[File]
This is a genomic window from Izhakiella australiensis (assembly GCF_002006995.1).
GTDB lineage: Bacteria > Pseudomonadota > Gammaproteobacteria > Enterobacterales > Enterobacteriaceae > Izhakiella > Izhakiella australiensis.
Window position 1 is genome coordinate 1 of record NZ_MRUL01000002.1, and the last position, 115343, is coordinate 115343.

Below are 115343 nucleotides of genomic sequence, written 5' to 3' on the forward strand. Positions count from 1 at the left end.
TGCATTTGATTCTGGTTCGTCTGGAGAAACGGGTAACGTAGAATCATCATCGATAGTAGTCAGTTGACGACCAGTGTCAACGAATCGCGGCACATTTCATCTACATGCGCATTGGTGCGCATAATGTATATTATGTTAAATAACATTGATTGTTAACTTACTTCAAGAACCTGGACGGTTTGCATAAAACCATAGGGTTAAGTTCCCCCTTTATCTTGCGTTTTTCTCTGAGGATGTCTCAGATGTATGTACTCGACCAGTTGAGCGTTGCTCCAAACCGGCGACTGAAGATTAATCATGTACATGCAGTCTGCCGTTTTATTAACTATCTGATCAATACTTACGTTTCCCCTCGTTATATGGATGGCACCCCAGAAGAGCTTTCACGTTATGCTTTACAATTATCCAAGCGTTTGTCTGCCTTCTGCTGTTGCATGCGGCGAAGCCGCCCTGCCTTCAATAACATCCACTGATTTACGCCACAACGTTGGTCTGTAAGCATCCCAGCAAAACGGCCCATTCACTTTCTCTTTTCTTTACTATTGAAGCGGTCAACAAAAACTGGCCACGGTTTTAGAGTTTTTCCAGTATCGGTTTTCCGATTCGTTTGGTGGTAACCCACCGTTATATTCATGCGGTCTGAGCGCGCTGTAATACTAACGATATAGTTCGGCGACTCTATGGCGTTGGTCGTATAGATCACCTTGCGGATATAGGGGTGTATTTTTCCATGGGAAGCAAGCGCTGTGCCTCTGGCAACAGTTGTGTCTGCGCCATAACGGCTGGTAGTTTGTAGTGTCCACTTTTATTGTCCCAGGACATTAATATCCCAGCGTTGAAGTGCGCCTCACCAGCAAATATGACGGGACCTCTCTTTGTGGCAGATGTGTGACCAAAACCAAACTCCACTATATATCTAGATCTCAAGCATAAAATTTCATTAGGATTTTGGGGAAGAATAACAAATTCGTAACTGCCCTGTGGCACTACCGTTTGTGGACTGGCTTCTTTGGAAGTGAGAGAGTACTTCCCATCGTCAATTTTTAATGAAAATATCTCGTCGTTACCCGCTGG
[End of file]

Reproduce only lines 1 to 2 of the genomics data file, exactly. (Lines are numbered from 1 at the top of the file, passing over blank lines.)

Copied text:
This is a genomic window from Izhakiella australiensis (assembly GCF_002006995.1).
GTDB lineage: Bacteria > Pseudomonadota > Gammaproteobacteria > Enterobacterales > Enterobacteriaceae > Izhakiella > Izhakiella australiensis.